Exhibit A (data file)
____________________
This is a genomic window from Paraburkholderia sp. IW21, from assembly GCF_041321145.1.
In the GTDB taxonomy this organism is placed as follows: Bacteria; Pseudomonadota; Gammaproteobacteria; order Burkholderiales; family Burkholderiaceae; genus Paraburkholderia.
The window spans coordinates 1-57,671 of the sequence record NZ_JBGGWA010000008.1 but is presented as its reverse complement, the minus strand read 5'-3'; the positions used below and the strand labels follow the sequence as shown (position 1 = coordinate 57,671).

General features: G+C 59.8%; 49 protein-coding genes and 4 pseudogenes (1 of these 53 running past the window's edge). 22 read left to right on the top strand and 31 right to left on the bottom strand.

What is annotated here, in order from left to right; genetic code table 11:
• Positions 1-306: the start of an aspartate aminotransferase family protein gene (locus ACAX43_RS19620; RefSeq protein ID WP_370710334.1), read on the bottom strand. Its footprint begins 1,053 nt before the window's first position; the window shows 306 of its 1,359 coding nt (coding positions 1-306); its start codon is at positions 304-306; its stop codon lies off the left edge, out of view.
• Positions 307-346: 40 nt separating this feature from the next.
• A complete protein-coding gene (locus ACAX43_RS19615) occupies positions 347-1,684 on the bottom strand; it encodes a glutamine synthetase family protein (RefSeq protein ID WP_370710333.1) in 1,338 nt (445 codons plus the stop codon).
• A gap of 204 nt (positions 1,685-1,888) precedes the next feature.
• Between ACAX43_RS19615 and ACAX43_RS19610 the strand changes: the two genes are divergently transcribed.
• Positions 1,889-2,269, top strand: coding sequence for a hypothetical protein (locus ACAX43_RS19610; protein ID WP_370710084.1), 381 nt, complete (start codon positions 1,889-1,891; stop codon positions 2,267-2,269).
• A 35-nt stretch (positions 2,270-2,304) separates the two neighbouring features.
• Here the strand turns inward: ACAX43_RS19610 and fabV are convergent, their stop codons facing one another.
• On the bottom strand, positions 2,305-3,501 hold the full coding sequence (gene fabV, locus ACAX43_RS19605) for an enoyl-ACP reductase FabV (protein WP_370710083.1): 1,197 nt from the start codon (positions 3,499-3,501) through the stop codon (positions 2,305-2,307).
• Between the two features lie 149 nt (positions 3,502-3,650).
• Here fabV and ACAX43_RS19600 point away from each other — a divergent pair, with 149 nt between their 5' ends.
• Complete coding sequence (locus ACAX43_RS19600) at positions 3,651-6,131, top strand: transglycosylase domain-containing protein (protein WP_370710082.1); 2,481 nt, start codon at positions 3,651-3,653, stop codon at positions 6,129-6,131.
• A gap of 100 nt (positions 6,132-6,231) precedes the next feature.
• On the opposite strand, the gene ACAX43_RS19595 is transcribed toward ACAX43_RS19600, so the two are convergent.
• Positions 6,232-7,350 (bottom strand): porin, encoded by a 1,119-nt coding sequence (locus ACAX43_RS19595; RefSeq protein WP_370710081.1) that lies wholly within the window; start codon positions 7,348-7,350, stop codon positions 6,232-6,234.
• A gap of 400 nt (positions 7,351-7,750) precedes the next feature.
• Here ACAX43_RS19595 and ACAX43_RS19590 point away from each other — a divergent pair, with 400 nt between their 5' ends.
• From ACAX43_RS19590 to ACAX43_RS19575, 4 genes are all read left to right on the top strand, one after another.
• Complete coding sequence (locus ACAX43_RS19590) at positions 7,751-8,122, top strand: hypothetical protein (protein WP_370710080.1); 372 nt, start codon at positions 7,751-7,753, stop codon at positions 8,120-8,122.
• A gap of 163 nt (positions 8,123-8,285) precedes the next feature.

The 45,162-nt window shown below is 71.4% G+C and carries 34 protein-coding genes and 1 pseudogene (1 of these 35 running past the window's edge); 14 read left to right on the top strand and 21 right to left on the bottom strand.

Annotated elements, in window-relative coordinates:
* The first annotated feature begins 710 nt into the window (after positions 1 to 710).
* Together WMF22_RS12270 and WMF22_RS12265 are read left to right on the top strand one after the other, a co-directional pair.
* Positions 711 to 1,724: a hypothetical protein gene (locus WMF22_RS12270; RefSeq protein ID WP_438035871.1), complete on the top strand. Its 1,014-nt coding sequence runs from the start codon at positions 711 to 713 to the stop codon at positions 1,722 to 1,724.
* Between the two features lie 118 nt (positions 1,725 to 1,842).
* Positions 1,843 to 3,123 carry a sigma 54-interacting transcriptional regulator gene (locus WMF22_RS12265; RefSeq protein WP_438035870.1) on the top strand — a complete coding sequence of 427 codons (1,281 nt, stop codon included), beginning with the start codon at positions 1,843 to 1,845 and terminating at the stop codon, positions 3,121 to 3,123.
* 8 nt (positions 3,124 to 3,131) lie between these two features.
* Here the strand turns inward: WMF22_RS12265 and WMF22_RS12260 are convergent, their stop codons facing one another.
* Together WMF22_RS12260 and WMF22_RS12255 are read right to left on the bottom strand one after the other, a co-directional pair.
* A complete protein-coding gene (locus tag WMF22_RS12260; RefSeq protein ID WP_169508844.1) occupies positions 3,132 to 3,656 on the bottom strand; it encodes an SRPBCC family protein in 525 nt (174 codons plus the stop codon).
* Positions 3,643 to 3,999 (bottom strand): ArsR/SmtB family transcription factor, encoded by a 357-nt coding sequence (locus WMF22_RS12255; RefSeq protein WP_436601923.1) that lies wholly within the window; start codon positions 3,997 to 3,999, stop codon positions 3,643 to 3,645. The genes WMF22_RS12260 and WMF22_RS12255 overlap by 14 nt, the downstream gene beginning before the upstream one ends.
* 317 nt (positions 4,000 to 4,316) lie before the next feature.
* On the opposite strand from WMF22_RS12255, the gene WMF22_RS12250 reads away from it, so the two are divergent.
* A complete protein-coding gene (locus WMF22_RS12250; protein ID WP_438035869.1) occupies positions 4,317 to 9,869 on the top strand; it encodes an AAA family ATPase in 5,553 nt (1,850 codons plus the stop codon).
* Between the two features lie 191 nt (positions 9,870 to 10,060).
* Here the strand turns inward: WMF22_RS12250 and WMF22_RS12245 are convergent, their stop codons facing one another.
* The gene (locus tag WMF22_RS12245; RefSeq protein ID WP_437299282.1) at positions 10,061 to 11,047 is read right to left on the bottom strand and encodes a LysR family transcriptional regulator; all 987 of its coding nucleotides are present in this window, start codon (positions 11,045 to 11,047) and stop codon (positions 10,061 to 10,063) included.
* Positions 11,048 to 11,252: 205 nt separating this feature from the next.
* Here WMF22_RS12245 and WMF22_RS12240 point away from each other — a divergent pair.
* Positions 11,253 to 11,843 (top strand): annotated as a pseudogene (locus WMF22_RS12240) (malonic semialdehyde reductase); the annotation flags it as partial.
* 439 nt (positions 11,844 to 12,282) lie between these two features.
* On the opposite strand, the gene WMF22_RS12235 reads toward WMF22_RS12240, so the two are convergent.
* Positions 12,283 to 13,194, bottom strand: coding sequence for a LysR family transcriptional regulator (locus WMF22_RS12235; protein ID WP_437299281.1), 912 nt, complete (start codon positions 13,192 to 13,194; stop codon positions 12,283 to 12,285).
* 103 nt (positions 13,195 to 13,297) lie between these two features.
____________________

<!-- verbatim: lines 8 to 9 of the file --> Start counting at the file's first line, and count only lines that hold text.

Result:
• A complete protein-coding gene (locus ACAX43_RS19615) occupies positions 347-1,684 on the bottom strand; it encodes a glutamine synthetase family protein (RefSeq protein ID WP_370710333.1) in 1,338 nt (445 codons plus the stop codon).
• A gap of 204 nt (positions 1,685-1,888) precedes the next feature.